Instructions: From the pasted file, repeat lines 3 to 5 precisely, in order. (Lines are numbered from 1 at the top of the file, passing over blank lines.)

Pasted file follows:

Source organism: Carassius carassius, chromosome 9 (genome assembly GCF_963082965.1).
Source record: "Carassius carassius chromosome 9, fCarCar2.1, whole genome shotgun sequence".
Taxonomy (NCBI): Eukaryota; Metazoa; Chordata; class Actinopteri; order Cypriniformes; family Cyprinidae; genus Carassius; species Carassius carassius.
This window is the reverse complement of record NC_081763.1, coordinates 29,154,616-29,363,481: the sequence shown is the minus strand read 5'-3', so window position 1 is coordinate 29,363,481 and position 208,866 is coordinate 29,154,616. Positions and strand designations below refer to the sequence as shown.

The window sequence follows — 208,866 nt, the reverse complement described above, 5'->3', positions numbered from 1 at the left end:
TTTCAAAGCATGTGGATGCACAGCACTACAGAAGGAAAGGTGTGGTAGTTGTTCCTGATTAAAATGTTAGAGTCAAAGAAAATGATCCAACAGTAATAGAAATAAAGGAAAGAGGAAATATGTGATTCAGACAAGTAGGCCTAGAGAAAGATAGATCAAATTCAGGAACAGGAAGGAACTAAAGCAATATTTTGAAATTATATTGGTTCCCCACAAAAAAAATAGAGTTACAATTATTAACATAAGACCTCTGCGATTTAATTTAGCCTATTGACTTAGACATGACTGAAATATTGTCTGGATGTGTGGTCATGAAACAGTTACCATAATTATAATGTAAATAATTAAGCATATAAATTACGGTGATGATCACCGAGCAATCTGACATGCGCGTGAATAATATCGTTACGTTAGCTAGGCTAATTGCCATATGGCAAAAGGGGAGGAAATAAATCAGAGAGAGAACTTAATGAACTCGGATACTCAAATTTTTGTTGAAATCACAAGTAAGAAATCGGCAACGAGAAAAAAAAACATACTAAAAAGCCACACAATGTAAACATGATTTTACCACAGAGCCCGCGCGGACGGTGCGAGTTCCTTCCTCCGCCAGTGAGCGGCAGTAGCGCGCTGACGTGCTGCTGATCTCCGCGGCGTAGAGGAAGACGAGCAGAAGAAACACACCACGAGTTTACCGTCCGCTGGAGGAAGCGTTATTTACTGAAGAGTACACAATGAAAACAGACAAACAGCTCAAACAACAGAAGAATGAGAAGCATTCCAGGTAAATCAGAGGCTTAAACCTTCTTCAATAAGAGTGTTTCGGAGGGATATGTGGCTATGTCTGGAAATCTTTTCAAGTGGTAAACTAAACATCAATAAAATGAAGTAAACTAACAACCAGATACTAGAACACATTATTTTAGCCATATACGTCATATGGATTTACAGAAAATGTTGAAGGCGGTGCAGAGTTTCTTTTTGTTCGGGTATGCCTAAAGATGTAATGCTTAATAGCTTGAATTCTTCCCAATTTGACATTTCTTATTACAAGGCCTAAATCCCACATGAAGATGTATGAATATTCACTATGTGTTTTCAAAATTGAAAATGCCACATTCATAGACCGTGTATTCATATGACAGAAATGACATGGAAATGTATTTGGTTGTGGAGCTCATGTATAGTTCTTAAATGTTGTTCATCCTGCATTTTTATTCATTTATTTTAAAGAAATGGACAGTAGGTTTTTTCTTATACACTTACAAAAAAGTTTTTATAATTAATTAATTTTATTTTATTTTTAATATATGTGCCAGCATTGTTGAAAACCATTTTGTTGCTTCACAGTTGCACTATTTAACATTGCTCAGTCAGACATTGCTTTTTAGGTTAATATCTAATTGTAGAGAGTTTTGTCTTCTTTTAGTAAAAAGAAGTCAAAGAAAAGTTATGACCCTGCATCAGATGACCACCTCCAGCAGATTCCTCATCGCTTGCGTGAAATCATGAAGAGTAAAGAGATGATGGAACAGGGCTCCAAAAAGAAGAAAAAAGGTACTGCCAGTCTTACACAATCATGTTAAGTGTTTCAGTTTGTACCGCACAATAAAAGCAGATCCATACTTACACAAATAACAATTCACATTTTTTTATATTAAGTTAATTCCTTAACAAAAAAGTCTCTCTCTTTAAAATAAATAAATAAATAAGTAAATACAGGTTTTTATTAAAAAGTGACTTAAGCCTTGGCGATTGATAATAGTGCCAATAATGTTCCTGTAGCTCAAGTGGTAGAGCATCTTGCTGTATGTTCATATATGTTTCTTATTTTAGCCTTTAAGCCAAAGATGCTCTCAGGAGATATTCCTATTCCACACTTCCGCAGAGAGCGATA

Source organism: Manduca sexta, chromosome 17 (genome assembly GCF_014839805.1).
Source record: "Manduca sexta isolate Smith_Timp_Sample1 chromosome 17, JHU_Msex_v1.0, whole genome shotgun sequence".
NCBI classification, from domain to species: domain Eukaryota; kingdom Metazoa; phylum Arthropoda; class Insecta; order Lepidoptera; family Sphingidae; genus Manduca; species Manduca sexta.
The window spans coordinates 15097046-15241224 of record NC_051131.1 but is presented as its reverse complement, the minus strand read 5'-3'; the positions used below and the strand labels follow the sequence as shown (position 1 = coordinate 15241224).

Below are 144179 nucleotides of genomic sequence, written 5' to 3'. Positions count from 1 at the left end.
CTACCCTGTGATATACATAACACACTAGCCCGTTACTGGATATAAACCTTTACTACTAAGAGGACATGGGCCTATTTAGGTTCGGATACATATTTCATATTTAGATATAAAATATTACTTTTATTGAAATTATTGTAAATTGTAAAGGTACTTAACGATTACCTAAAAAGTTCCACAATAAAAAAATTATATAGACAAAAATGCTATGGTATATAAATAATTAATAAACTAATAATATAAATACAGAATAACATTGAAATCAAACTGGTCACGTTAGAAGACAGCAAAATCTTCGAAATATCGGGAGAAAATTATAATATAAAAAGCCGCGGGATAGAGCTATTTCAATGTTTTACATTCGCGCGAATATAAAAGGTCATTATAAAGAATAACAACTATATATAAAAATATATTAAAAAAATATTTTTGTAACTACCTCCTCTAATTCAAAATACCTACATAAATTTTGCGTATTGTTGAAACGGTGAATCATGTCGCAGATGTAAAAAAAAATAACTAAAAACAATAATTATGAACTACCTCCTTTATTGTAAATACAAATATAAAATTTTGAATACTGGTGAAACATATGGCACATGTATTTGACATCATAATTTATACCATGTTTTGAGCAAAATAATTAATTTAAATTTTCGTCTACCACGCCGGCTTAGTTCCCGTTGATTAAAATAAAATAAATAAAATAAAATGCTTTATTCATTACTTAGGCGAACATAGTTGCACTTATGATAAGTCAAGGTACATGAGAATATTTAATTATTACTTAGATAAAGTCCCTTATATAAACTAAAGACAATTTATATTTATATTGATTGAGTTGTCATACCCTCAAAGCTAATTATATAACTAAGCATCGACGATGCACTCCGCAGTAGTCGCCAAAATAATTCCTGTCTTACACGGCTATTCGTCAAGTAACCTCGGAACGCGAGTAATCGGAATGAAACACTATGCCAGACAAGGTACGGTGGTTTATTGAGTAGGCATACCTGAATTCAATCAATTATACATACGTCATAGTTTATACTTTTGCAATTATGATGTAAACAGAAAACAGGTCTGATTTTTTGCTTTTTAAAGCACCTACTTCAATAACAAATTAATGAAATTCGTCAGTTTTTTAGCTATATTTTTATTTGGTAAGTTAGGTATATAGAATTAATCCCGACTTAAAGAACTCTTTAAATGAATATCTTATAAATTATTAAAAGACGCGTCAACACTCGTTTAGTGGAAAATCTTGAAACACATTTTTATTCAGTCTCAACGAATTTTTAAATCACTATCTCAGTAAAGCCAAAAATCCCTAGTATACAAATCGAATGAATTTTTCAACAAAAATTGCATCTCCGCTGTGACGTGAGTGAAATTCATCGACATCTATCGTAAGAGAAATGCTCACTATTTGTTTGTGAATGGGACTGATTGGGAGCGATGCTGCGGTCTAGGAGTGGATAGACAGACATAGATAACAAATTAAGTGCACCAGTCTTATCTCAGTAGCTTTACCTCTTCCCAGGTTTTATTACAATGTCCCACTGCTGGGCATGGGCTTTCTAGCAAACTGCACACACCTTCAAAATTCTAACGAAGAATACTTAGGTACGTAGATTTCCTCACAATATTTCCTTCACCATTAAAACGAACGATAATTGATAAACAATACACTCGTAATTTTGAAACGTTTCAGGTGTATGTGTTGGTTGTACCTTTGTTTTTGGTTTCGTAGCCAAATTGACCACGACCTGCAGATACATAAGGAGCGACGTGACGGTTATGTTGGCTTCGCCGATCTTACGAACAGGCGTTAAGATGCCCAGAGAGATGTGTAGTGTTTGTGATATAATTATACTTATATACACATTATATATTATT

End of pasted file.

Taxonomy (NCBI): Eukaryota; Metazoa; Chordata; class Actinopteri; order Cypriniformes; family Cyprinidae; genus Carassius; species Carassius carassius.
This window is the reverse complement of record NC_081763.1, coordinates 29,154,616-29,363,481: the sequence shown is the minus strand read 5'-3', so window position 1 is coordinate 29,363,481 and position 208,866 is coordinate 29,154,616. Positions and strand designations below refer to the sequence as shown.

The window sequence follows — 208,866 nt, the reverse complement described above, 5'->3', positions numbered from 1 at the left end: